I believe Satan exploits our fears to draw us away from God.  There is the great story of Elijah after his victory over the prophets of Baal in 1 Kings 19.  His implacable enemy Queen Jezebel threatened his life and he ran away in fear.  Feeling sorry for himself, he asked God to take his life, but God spoke to him in a “gentle whisper”, sending him out on a last assignment before dramatically taking him up to heaven.

Elijah was exhausted and he wilted under Jezebel’s threats.  He forgot God and thought only about his problems.

But, the apostle Paul says in Romans 8:39 that “neither death nor life, neither angels nor demons, neither our fears for today nor our worries about tomorrow – not even the powers of hell can separate us from God’s love.”

Knowing that, we can face death itself with confidence.

God has equipped me – and all of us – with two weapons to fight fears – prayer and thanksgiving.

With prayer, I can bring my problems to God and ask him to deal with them.  With thanksgiving, I can rejoice in what God has done and is doing in my life.

Praise God!

The gift of patience

I was annoyed today by my computer which swallowed a blank disk and refused to spit it out again.

As I sat there, I remembered a comment I read somewhere about Jonathan Edwards, the great American theologian and preacher, who decided one day to stop getting upset with inanimate objects – things without life or feeling.  After all, there’s not much they can do to change.

That got me thinking about patience – or the lack of it.

My wife reminds me periodically of my impatience when I’m irritated by slow traffic.  But I assure myself that I’m generally not impatient with people.

Is it possible to become more patient?  If so, how do I go about it?

I suppose I could tell myself there’s not much sense in pumping up my blood pressure over something that’s likely to be gone in a few minutes or a day or two.

But suppose I  have to deal with a problem that will last for years – perhaps the rest of my days.  How do I become patient in those circumstances?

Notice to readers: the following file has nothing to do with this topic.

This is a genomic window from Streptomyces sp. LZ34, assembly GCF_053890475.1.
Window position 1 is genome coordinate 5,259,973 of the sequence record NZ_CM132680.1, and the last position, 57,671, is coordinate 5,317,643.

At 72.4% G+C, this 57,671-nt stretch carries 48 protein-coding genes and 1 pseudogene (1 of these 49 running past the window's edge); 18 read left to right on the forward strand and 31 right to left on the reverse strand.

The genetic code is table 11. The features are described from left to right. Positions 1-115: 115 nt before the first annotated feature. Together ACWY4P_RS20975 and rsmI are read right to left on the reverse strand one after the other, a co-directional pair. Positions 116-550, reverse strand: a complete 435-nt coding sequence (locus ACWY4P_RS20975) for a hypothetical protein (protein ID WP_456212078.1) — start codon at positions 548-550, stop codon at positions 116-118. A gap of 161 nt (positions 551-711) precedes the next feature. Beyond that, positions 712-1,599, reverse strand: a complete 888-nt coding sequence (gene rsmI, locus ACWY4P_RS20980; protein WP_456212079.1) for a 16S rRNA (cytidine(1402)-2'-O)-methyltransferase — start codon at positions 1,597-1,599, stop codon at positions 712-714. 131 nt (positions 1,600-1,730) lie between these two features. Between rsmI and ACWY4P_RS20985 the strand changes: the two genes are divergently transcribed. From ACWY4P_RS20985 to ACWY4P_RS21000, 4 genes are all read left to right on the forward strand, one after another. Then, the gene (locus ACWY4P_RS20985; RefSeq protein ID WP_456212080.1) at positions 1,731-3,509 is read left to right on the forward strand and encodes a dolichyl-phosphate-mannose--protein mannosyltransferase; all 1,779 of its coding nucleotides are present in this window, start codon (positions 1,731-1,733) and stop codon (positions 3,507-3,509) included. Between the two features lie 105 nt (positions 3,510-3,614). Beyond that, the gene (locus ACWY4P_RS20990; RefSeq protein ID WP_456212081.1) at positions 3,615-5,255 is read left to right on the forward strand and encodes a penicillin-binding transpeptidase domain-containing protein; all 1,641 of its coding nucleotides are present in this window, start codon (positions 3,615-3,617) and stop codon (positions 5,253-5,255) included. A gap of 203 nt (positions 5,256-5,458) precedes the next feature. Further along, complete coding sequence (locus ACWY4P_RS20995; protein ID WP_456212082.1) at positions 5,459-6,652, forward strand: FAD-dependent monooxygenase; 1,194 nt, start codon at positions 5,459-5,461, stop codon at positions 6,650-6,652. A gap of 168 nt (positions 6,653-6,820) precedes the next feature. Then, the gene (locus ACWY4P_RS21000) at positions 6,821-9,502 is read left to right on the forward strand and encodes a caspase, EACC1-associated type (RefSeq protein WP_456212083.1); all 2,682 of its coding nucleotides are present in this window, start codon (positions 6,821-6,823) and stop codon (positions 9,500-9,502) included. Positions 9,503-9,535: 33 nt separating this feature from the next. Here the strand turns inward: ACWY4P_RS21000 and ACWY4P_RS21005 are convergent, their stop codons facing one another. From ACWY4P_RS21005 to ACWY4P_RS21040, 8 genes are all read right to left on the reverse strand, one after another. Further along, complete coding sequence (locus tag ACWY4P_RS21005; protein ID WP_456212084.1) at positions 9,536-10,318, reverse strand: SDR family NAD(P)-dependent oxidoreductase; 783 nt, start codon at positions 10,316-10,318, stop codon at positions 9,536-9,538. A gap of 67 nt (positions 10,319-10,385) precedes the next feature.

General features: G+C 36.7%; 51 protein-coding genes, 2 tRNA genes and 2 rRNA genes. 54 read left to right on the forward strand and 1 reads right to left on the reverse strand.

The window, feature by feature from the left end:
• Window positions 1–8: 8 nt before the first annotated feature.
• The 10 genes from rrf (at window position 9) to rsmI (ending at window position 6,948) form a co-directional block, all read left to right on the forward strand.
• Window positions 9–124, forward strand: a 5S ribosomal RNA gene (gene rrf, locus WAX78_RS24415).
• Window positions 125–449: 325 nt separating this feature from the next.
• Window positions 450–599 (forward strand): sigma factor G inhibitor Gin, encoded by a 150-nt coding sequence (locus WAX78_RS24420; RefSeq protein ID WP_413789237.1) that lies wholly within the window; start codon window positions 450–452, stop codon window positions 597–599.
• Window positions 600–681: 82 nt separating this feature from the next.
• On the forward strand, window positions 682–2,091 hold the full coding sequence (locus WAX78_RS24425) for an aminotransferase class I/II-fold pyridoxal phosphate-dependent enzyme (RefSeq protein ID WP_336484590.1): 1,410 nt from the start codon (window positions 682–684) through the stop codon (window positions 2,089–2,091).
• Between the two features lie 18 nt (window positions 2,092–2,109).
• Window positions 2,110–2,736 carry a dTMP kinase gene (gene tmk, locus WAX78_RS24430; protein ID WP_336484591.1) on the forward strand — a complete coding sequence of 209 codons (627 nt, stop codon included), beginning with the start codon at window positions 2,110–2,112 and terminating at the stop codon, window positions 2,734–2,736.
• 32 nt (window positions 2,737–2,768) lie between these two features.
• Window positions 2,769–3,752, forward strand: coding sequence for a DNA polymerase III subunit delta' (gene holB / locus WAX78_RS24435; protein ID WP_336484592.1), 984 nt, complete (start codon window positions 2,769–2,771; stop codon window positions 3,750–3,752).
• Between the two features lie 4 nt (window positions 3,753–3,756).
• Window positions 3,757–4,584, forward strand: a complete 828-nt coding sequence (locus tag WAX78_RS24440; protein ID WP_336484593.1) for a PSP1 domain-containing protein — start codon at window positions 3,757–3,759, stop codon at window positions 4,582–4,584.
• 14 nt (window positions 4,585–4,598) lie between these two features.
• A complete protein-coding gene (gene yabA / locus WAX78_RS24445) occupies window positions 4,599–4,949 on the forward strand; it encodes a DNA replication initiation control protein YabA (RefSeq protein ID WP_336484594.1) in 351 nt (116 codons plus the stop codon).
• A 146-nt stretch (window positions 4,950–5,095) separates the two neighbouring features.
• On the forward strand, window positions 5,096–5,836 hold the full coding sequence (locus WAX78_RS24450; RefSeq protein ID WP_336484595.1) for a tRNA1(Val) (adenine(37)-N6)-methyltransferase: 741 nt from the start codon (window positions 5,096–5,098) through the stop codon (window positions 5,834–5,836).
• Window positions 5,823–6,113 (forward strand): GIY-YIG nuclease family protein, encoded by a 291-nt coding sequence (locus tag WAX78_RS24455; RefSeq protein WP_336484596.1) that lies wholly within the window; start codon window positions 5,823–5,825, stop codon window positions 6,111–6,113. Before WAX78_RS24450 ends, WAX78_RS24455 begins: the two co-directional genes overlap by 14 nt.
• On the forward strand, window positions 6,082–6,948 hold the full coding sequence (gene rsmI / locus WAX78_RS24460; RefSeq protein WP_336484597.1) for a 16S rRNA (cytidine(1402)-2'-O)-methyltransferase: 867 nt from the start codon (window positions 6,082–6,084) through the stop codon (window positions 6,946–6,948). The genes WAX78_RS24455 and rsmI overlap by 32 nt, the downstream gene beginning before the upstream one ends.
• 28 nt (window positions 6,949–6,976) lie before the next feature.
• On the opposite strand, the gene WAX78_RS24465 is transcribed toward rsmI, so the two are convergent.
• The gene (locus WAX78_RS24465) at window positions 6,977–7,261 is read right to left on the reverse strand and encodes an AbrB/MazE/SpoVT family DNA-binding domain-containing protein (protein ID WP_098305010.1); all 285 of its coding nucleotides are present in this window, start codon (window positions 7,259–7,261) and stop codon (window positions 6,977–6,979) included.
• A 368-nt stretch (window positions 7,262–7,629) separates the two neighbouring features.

The Bible gives me a few clues.

In Galatians 5:22, Paul lists patience as one of the fruit of the Spirit.  Just before that, Paul says that I must “live by the Spirit and you will not gratify the desires of the sinful nature”.

In effect, he is telling me that I must give up control of my life to the Holy Spirit and patience will be one of the results.

I am also told to fix my eyes on Jesus and run the race of life with perseverance (Hebrews 12:1-2).  This suggests to me that I must take the long view of life.  What am I here for?  I am here to be made into the image of Christ and that includes coping patiently with troubles and irritations.

Paul also says in Philippians 4:4-6 I should always rejoice in the Lord.  In other words, I should take a step back and remember that I belong to Jesus and will always be with him.  Instead of getting into a snit, I can rejoice in God’s faithful and never-ending love for me.

This suggests I need a mind change.  When I sense my blood pressure rising, I need to take a momentary time out and recognize that, after all, my troubles are trivial in the light of eternity.

Something for me to think about.

Stepping into eternity

I chuckled this week when I heard about an epitaph on an actor’s grave: “I did not audition for this.”

It’s a funny line.  But I prefer the apostle Paul’s words in 1 Corinthians 15:55:

“O death, where is your victory? O death, where is your sting?”

Paul did not fear death.  In fact, he expected more wonderful things to come when he stepped into eternity to be with Jesus.

Paul wasn’t fed up with life, despite being stoned, whipped, starved and jailed for speaking about Jesus.  He wanted to stick around longer so that he could invest more of his life into bringing the good news of Christ to even more people.

His words in Philippians 1:23-24 sum up his thinking:

“I’m torn between two desires: I long to go and be with Christ, which would be far better for me.  But for your sakes, it is better that I continue to live.”

Paul had been given a mission by Jesus and he was passionate about it.  He wanted more and more people to know the love of Christ and to become followers of Jesus.

There were times in my life when I worried that health issues would lead to what I considered premature death.  I did not want to die because I had a family and I didn’t want to leave them.  The first time, my children had not yet left home and I felt a responsibility to be with them and to help my wife care for them until they were on their own.  The second time, I wanted to enjoy my retirement years with my wife.

But I did not fear death.

As believers in Christ, we should not be afraid of death.  Even more, we should look forward to being with God where there is everlasting joy.

As I have mentioned before, I have been thinking and reading about heaven and seeing Christ face to face.  I believe that our lives on earth as believers are preparing us for being in God’s presence in heaven.  We are being shaped more and more into the image of Jesus.

We will be free of the trials and troubles of earth.

We will see Jesus; we will laugh with him; and we will speak with him face to face.

Nothing could be better.